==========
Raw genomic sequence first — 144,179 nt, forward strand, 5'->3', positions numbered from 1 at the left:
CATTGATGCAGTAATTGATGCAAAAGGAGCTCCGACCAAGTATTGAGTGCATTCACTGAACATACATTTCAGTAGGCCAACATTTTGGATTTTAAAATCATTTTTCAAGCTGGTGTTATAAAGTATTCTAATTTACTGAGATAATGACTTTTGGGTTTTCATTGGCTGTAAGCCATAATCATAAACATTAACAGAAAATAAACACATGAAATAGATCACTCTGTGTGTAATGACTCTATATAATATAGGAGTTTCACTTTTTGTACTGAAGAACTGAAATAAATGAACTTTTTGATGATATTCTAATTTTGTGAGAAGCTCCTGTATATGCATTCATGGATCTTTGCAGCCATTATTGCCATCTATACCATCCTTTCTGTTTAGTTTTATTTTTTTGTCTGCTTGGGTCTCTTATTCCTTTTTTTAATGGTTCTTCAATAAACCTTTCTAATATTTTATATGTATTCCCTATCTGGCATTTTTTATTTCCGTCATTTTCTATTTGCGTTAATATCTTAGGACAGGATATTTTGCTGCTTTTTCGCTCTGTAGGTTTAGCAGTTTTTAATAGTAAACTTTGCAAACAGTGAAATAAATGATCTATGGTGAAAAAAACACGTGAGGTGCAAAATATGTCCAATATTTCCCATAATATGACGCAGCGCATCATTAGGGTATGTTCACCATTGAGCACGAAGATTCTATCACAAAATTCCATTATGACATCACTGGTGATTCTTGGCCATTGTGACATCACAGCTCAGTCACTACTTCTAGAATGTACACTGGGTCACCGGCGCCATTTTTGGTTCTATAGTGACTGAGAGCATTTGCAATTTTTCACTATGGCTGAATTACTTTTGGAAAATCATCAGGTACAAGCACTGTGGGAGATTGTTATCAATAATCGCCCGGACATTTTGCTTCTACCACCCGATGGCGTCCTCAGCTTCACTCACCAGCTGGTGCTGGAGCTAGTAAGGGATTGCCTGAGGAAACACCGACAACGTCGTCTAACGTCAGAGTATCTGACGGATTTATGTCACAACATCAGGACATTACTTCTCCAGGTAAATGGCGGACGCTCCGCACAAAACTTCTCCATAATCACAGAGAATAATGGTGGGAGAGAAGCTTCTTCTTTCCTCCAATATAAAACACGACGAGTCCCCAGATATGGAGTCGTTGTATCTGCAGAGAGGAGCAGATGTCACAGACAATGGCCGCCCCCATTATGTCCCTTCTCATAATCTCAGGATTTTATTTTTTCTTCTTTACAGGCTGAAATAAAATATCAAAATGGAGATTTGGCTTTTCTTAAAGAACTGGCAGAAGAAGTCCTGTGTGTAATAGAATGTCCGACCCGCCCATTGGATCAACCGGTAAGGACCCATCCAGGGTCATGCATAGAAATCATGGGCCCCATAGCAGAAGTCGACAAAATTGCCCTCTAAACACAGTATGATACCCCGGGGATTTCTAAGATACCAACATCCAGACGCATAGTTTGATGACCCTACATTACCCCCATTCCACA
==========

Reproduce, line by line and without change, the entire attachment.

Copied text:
Raw genomic sequence first — 144,179 nt, forward strand, 5'->3', positions numbered from 1 at the left:
CATTGATGCAGTAATTGATGCAAAAGGAGCTCCGACCAAGTATTGAGTGCATTCACTGAACATACATTTCAGTAGGCCAACATTTTGGATTTTAAAATCATTTTTCAAGCTGGTGTTATAAAGTATTCTAATTTACTGAGATAATGACTTTTGGGTTTTCATTGGCTGTAAGCCATAATCATAAACATTAACAGAAAATAAACACATGAAATAGATCACTCTGTGTGTAATGACTCTATATAATATAGGAGTTTCACTTTTTGTACTGAAGAACTGAAATAAATGAACTTTTTGATGATATTCTAATTTTGTGAGAAGCTCCTGTATATGCATTCATGGATCTTTGCAGCCATTATTGCCATCTATACCATCCTTTCTGTTTAGTTTTATTTTTTTGTCTGCTTGGGTCTCTTATTCCTTTTTTTAATGGTTCTTCAATAAACCTTTCTAATATTTTATATGTATTCCCTATCTGGCATTTTTTATTTCCGTCATTTTCTATTTGCGTTAATATCTTAGGACAGGATATTTTGCTGCTTTTTCGCTCTGTAGGTTTAGCAGTTTTTAATAGTAAACTTTGCAAACAGTGAAATAAATGATCTATGGTGAAAAAAACACGTGAGGTGCAAAATATGTCCAATATTTCCCATAATATGACGCAGCGCATCATTAGGGTATGTTCACCATTGAGCACGAAGATTCTATCACAAAATTCCATTATGACATCACTGGTGATTCTTGGCCATTGTGACATCACAGCTCAGTCACTACTTCTAGAATGTACACTGGGTCACCGGCGCCATTTTTGGTTCTATAGTGACTGAGAGCATTTGCAATTTTTCACTATGGCTGAATTACTTTTGGAAAATCATCAGGTACAAGCACTGTGGGAGATTGTTATCAATAATCGCCCGGACATTTTGCTTCTACCACCCGATGGCGTCCTCAGCTTCACTCACCAGCTGGTGCTGGAGCTAGTAAGGGATTGCCTGAGGAAACACCGACAACGTCGTCTAACGTCAGAGTATCTGACGGATTTATGTCACAACATCAGGACATTACTTCTCCAGGTAAATGGCGGACGCTCCGCACAAAACTTCTCCATAATCACAGAGAATAATGGTGGGAGAGAAGCTTCTTCTTTCCTCCAATATAAAACACGACGAGTCCCCAGATATGGAGTCGTTGTATCTGCAGAGAGGAGCAGATGTCACAGACAATGGCCGCCCCCATTATGTCCCTTCTCATAATCTCAGGATTTTATTTTTTCTTCTTTACAGGCTGAAATAAAATATCAAAATGGAGATTTGGCTTTTCTTAAAGAACTGGCAGAAGAAGTCCTGTGTGTAATAGAATGTCCGACCCGCCCATTGGATCAACCGGTAAGGACCCATCCAGGGTCATGCATAGAAATCATGGGCCCCATAGCAGAAGTCGACAAAATTGCCCTCTAAACACAGTATGATACCCCGGGGATTTCTAAGATACCAACATCCAGACGCATAGTTTGATGACCCTACATTACCCCCATTCCACA